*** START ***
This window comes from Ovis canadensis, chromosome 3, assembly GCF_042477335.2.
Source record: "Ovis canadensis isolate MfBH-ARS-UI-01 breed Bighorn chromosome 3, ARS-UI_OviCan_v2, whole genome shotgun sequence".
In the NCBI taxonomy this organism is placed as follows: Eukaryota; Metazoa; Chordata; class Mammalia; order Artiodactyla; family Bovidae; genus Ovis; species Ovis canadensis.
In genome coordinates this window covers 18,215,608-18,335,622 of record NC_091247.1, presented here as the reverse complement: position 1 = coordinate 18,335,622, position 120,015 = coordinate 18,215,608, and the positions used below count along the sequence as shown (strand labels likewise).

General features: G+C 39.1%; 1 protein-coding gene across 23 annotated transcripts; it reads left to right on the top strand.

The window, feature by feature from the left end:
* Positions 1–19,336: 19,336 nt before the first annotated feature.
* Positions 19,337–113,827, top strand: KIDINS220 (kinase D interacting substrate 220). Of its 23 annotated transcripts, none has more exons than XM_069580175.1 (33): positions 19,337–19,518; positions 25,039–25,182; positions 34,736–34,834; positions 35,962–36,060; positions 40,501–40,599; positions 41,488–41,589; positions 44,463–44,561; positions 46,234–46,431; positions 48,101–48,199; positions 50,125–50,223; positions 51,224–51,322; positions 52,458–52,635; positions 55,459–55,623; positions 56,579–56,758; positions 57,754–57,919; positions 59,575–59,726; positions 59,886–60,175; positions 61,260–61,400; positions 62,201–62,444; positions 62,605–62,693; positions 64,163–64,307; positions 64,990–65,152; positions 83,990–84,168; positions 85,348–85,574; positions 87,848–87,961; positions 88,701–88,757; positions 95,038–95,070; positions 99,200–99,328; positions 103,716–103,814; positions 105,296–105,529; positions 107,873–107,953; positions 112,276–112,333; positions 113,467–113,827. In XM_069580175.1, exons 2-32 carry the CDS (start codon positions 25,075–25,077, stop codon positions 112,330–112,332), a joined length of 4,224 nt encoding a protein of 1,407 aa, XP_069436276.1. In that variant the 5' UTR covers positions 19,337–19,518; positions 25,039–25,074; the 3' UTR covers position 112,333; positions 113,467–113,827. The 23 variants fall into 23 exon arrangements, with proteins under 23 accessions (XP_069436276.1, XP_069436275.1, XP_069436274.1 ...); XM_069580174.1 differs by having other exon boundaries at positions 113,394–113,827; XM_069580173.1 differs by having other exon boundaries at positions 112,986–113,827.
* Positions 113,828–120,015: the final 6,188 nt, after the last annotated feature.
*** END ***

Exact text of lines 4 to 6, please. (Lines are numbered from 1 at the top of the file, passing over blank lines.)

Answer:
In genome coordinates this window covers 18,215,608-18,335,622 of record NC_091247.1, presented here as the reverse complement: position 1 = coordinate 18,335,622, position 120,015 = coordinate 18,215,608, and the positions used below count along the sequence as shown (strand labels likewise).

General features: G+C 39.1%; 1 protein-coding gene across 23 annotated transcripts; it reads left to right on the top strand.

The window, feature by feature from the left end: